First eggs laid in Aussie Ark Manning River turtle insurance population at Australian Reptile Park

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Flaviemys purvisi

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Oct 28, 2017
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FEBRUARY 25 2020
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Thrilled: Australian Reptile Park's Dan Rumsey inspecting the freshly laid Manning River turtle eggs. Photo: courtesy Aussie Ark

The weekend brought great news to conservation organisation Aussie Ark as one of their female Manning River turtles laid a clutch of 20 eggs at the Australian Reptile Park.

These are the first eggs laid in captivity from a Manning River turtle in the not-for-profit organisation's insurance population of the endangered species.

You might also like: Rehabilitating sick Manning River turtle for wild release | video

Earlier this year Aussie Ark staff alongside president Tim Faulkner, collected the first Manning River turtles to begin the development of the insurance population. These eggs are a result of that collection.

The eggs have been placed in an incubator to give them the best possible chance at hatching.

Keepers are optimistic they will have juvenile Manning River turtles in less than two months.
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Six of the newly laid eggs. Photo courtesy Aussie Ark

"Manning River turtles are so important to our waterways, as they act as nature's vacuums. This clutch of eggs brings a new wave of hope for the species and its survival," Aussie Ark president Tim Faulkner said.

"We can expect that in approximately 40 days we will have baby Manning River turtles to release back into the wild. It's pretty special."

"We can expect that in approximately 40 days we will have baby Manning River turtles to release back into the wild. It's pretty special."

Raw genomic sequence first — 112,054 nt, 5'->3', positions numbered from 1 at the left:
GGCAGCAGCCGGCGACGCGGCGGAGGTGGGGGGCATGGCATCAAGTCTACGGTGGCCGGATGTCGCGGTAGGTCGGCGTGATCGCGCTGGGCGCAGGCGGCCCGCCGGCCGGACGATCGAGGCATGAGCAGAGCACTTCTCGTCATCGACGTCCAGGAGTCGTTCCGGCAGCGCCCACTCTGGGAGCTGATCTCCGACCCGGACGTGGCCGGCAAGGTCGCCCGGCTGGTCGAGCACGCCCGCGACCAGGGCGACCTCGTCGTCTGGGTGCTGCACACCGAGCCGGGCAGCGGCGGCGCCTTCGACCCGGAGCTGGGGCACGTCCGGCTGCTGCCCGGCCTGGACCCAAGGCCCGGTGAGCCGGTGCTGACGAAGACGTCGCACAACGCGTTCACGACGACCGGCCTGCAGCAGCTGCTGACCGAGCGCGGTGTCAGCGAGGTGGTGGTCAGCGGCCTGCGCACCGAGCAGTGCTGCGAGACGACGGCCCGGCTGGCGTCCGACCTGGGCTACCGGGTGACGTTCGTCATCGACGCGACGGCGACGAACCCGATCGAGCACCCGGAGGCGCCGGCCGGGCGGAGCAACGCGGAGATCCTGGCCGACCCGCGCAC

Tim Faulkner, Aussie Ark president

The laying of these eggs follows the collection of a clutch found in the wild on a property on the Manning River earlier this year. That clutch was relocated to the Australian Reptile Park for incubation as the eggs were at risk of predation and flooding.

Manning River turtles nests are laid a few weeks after the first good rains in spring. The crippling drought experienced in the Upper Hunter and the Mid Coast has delayed nesting until now.
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Photo courtesy Aussie Ark

Nests are normally about 30cm in diameter and are made in sandy gravel beds close to water, often on the inside of river bends.

Nests face predation from foxes and pigs, as well as run the risk of being trampled by grazing cattle.

Aussie Ark urges the community to protect nest sites from livestock by fencing sensitive waterway areas and removing weeds along gravel banks where these species prefer to build nests.

You might also like: Meet Manny the Manning River turtle, the first of her kind | video

The community can support Aussie Ark's Manning River turtle project by heading to

Aussie Ark is grateful to have the support of the New South Wales government in the facilitation of this project. As well as the community and project partners who made the project a reality.

For more information on the Manning River helmeted turtle visit

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